A poorly-conceived plan reflects badly on the brand. Unsuccessful projects are those with no logical connection between the brand and the urban project, and which feel more like advertising campaigns than urban rebuilding. One such example is Vodafone’s adoption of a Madrid Metro station in 2013, which it renamed ‘Sol’. The operation cost a whopping 1 million euro. Following a storm of protest, the sponsorship deal was recently terminated.
Three types of brand urbanism
Broadly speaking, there are three types of brand urbanism.
The first, ‘light’, version isn’t really brand urbanism at all. Brands come up with short-lived interventions in the city. Like Coca-Cola, which literally rolled out a one-day pop-up city park. The concept was part of the ‘Roll out happiness’ campaign, and was accompanied by cool feel-good clips. It was aimed purely at promoting the company’s brand, had a short-term effect and had no benefits in the long run. Basically, it was a kind of guerrilla marketing.
The second type of brand urbanism involves brands contributing to the community by partnering up on a particular project. Take Nike and their project Biketown, for instance. They struck a partnership deal in Portland to grow the ‘shared bike project’ – or more precisely a bright orange public bike scheme. Vivid orange bikes bearing a subtle ‘Biketown’ logo and, of course, the celebrated Nike Swoosh, will soon grace the streets of Portland. With Nike as partner, Portland now has 1,000 bikes rather than the original 400. The Nike bike is stylish and hip, and backed by a slick campaign.
In the third variant, companies engage in a long-term relationship with a city or make a durable commitment to placemaking (when users of a place play an active role in developing their community). In other words, the brand invests in the local community.
South West Airlines exemplifies this approach. The company, which says its core value is ‘connecting people’, found a match with placemaking. They began a large-scale project with the New York organisation Projects for Public Spaces (PPS). SWA finances placemaking initiatives in cities serviced by the airline, enabling the projects to considerably grow in scale. And in exchange for hefty funding, ranging between 100,000 and 200,000 dollars per city, SWA demands surprisingly little brand visibility.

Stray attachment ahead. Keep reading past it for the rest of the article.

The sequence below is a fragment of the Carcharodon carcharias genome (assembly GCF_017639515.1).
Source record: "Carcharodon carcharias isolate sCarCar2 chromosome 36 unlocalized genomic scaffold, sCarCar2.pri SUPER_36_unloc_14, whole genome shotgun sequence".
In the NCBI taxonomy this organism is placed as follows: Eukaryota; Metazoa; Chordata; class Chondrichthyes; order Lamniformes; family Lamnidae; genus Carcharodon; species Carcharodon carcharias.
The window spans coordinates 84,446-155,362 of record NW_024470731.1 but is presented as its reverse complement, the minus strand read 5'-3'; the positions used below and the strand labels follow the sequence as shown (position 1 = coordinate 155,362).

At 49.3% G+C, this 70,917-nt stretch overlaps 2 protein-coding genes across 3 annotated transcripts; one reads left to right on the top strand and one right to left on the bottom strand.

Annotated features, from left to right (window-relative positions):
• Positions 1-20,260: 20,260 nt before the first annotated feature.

As Megan Lee, SWA’s Senior Manager of Community Outreach observes: ‘We really want to invest in the cities we serve and help build resilient cities.’ The airline’s clients and personnel live in these cities too, and SWA believes you should be proud of where you live and work.
What typifies brand urbanism?
Successful brand urbanism projects require substantial budgets and intensive collaboration between local stakeholders and in many cases the local government, and the brand. The brand must be sincere in its ambition to invest in the city, and satisfied with a return on investment expressed in free publicity and softer outcomes, such as a transformed and vibrant public space. Brands should also be aware that costs vary significantly from city to city. A campaign in London demands far greater investment than one in a town like Leeds.
Could all cities benefit from this kind of teamwork? Every city has places that could use a bit of loving care. Or fantastic plans that are beyond the reach of shrinking council budgets, but which are perhaps achievable with the support and resources of brands.
Some city councils are a bit uncomfortable about involving commercial brands in creating the city. And brands might not quite know where to begin and how to do it. But with these kind of examples, brand urbanism is too promising not to explore. Guided, of course, by parameters and clear intentions from both brands and cities.
Let’s start building partnerships between brands and cities and make our cities better places to live.